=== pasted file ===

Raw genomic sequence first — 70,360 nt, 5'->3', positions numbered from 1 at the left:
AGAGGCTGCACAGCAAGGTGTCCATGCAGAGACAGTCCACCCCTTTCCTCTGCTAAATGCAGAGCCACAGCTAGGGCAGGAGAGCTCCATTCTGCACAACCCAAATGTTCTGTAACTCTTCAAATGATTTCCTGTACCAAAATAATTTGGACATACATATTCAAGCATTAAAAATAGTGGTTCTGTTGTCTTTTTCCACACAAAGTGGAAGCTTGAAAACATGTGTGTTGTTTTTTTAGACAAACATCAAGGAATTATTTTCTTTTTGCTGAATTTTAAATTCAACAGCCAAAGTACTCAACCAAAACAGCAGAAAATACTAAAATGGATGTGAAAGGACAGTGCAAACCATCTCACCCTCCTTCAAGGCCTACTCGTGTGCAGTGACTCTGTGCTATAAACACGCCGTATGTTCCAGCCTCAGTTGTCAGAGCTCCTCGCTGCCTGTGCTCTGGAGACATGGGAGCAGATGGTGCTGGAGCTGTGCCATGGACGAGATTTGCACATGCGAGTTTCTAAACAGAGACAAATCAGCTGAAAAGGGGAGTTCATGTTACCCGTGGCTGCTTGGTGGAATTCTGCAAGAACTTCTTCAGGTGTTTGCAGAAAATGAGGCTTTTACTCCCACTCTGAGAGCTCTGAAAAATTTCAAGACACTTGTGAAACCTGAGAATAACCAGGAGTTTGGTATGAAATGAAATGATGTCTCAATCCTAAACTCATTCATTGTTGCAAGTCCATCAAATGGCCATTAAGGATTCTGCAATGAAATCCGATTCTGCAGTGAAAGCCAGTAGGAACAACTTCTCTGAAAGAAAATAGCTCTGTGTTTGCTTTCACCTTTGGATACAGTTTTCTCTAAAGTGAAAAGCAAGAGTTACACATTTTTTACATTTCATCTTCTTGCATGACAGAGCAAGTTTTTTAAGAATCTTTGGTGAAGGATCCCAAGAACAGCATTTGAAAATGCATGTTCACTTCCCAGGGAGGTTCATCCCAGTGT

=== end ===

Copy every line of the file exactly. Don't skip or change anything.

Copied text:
Raw genomic sequence first — 70,360 nt, 5'->3', positions numbered from 1 at the left:
AGAGGCTGCACAGCAAGGTGTCCATGCAGAGACAGTCCACCCCTTTCCTCTGCTAAATGCAGAGCCACAGCTAGGGCAGGAGAGCTCCATTCTGCACAACCCAAATGTTCTGTAACTCTTCAAATGATTTCCTGTACCAAAATAATTTGGACATACATATTCAAGCATTAAAAATAGTGGTTCTGTTGTCTTTTTCCACACAAAGTGGAAGCTTGAAAACATGTGTGTTGTTTTTTTAGACAAACATCAAGGAATTATTTTCTTTTTGCTGAATTTTAAATTCAACAGCCAAAGTACTCAACCAAAACAGCAGAAAATACTAAAATGGATGTGAAAGGACAGTGCAAACCATCTCACCCTCCTTCAAGGCCTACTCGTGTGCAGTGACTCTGTGCTATAAACACGCCGTATGTTCCAGCCTCAGTTGTCAGAGCTCCTCGCTGCCTGTGCTCTGGAGACATGGGAGCAGATGGTGCTGGAGCTGTGCCATGGACGAGATTTGCACATGCGAGTTTCTAAACAGAGACAAATCAGCTGAAAAGGGGAGTTCATGTTACCCGTGGCTGCTTGGTGGAATTCTGCAAGAACTTCTTCAGGTGTTTGCAGAAAATGAGGCTTTTACTCCCACTCTGAGAGCTCTGAAAAATTTCAAGACACTTGTGAAACCTGAGAATAACCAGGAGTTTGGTATGAAATGAAATGATGTCTCAATCCTAAACTCATTCATTGTTGCAAGTCCATCAAATGGCCATTAAGGATTCTGCAATGAAATCCGATTCTGCAGTGAAAGCCAGTAGGAACAACTTCTCTGAAAGAAAATAGCTCTGTGTTTGCTTTCACCTTTGGATACAGTTTTCTCTAAAGTGAAAAGCAAGAGTTACACATTTTTTACATTTCATCTTCTTGCATGACAGAGCAAGTTTTTTAAGAATCTTTGGTGAAGGATCCCAAGAACAGCATTTGAAAATGCATGTTCACTTCCCAGGGAGGTTCATCCCAGTGT